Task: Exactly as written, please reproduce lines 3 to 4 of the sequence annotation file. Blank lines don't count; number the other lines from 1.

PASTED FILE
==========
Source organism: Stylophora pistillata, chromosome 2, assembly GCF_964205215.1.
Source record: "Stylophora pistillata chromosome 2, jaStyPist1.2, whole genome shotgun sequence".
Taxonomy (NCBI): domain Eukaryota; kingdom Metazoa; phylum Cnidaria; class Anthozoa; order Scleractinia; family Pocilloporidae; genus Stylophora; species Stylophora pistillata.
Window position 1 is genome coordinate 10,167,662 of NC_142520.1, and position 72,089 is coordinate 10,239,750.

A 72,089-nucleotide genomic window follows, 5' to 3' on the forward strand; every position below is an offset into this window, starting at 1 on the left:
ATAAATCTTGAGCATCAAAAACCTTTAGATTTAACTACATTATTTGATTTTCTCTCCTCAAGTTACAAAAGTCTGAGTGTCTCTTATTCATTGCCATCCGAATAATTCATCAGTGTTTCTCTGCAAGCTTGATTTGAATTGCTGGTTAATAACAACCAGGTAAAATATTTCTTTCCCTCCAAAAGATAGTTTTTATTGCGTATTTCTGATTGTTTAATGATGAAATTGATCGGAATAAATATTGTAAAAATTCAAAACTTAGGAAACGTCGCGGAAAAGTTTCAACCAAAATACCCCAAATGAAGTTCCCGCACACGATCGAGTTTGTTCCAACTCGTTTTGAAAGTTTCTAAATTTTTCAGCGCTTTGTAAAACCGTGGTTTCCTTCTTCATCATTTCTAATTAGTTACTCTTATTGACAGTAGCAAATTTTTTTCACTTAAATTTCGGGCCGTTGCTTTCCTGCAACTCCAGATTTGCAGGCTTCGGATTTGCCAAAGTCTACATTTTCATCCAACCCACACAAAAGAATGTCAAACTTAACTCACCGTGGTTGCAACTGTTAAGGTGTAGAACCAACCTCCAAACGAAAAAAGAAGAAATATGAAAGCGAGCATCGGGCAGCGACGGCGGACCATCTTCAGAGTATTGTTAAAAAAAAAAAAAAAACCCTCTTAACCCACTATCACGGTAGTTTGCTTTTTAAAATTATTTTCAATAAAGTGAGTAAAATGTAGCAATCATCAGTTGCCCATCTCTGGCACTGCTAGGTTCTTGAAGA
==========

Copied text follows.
Taxonomy (NCBI): domain Eukaryota; kingdom Metazoa; phylum Cnidaria; class Anthozoa; order Scleractinia; family Pocilloporidae; genus Stylophora; species Stylophora pistillata.
Window position 1 is genome coordinate 10,167,662 of NC_142520.1, and position 72,089 is coordinate 10,239,750.